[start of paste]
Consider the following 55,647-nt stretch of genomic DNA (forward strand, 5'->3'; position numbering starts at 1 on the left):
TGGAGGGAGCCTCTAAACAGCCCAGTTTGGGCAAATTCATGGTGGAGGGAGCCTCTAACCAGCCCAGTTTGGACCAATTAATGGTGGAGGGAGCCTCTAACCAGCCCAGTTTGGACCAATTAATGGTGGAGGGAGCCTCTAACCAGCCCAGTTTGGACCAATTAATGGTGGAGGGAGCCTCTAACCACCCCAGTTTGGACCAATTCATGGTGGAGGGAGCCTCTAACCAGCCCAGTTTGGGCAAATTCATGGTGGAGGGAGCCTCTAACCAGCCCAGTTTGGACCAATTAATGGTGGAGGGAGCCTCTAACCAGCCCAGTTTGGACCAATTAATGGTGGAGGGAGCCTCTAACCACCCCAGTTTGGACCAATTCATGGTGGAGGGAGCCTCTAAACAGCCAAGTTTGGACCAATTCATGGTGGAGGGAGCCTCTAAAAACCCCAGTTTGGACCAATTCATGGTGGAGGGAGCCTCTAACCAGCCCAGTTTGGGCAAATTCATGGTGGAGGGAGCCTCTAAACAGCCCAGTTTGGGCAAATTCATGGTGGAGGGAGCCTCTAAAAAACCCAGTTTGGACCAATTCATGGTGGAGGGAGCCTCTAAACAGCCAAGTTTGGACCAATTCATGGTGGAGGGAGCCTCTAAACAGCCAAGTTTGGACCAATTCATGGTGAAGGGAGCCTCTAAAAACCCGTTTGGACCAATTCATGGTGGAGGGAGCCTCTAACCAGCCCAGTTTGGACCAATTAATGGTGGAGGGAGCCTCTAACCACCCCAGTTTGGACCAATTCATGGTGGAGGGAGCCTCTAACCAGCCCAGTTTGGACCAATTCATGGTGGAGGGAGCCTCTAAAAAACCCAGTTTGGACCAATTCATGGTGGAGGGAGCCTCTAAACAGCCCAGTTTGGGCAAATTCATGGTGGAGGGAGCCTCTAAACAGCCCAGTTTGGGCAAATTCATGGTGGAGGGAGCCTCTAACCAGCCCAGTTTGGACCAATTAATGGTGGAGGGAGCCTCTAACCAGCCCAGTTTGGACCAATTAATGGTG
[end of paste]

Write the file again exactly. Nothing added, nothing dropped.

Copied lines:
Consider the following 55,647-nt stretch of genomic DNA (forward strand, 5'->3'; position numbering starts at 1 on the left):
TGGAGGGAGCCTCTAAACAGCCCAGTTTGGGCAAATTCATGGTGGAGGGAGCCTCTAACCAGCCCAGTTTGGACCAATTAATGGTGGAGGGAGCCTCTAACCAGCCCAGTTTGGACCAATTAATGGTGGAGGGAGCCTCTAACCAGCCCAGTTTGGACCAATTAATGGTGGAGGGAGCCTCTAACCACCCCAGTTTGGACCAATTCATGGTGGAGGGAGCCTCTAACCAGCCCAGTTTGGGCAAATTCATGGTGGAGGGAGCCTCTAACCAGCCCAGTTTGGACCAATTAATGGTGGAGGGAGCCTCTAACCAGCCCAGTTTGGACCAATTAATGGTGGAGGGAGCCTCTAACCACCCCAGTTTGGACCAATTCATGGTGGAGGGAGCCTCTAAACAGCCAAGTTTGGACCAATTCATGGTGGAGGGAGCCTCTAAAAACCCCAGTTTGGACCAATTCATGGTGGAGGGAGCCTCTAACCAGCCCAGTTTGGGCAAATTCATGGTGGAGGGAGCCTCTAAACAGCCCAGTTTGGGCAAATTCATGGTGGAGGGAGCCTCTAAAAAACCCAGTTTGGACCAATTCATGGTGGAGGGAGCCTCTAAACAGCCAAGTTTGGACCAATTCATGGTGGAGGGAGCCTCTAAACAGCCAAGTTTGGACCAATTCATGGTGAAGGGAGCCTCTAAAAACCCGTTTGGACCAATTCATGGTGGAGGGAGCCTCTAACCAGCCCAGTTTGGACCAATTAATGGTGGAGGGAGCCTCTAACCACCCCAGTTTGGACCAATTCATGGTGGAGGGAGCCTCTAACCAGCCCAGTTTGGACCAATTCATGGTGGAGGGAGCCTCTAAAAAACCCAGTTTGGACCAATTCATGGTGGAGGGAGCCTCTAAACAGCCCAGTTTGGGCAAATTCATGGTGGAGGGAGCCTCTAAACAGCCCAGTTTGGGCAAATTCATGGTGGAGGGAGCCTCTAACCAGCCCAGTTTGGACCAATTAATGGTGGAGGGAGCCTCTAACCAGCCCAGTTTGGACCAATTAATGGTG